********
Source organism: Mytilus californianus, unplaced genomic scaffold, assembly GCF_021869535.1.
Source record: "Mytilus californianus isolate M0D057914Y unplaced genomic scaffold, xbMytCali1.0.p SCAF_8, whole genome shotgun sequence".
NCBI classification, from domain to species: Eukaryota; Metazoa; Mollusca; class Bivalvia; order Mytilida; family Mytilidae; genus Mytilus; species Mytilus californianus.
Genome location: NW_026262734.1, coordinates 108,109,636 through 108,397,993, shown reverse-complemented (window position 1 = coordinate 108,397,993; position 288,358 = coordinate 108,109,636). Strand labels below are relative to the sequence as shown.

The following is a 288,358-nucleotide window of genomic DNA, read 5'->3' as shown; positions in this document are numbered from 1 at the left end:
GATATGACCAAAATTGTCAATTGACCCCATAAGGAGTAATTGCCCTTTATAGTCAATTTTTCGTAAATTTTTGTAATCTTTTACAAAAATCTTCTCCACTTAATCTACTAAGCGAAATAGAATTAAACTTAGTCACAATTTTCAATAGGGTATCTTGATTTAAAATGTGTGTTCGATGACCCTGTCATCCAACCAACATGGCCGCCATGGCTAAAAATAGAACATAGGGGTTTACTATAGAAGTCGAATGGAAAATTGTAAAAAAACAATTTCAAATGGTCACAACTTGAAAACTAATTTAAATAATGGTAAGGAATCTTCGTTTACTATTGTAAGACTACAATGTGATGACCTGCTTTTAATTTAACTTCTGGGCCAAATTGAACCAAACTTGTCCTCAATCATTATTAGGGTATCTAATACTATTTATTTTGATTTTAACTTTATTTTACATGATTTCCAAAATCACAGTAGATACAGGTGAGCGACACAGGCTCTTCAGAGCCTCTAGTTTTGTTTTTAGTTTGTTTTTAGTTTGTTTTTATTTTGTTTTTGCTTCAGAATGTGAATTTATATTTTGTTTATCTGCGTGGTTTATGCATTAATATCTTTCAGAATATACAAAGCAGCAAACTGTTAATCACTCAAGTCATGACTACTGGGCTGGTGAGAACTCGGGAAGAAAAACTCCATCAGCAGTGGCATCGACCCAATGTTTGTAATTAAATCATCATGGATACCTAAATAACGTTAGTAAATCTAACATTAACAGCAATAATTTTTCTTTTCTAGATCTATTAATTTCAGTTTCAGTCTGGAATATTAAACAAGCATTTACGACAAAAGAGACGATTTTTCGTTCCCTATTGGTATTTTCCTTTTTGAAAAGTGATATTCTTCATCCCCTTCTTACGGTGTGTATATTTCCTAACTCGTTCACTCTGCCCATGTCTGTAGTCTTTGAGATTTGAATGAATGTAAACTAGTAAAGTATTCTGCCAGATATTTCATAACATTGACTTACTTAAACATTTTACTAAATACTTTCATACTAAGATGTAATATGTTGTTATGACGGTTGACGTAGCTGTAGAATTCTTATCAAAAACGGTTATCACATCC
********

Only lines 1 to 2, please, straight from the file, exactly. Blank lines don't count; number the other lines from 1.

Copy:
Source organism: Mytilus californianus, unplaced genomic scaffold, assembly GCF_021869535.1.
Source record: "Mytilus californianus isolate M0D057914Y unplaced genomic scaffold, xbMytCali1.0.p SCAF_8, whole genome shotgun sequence".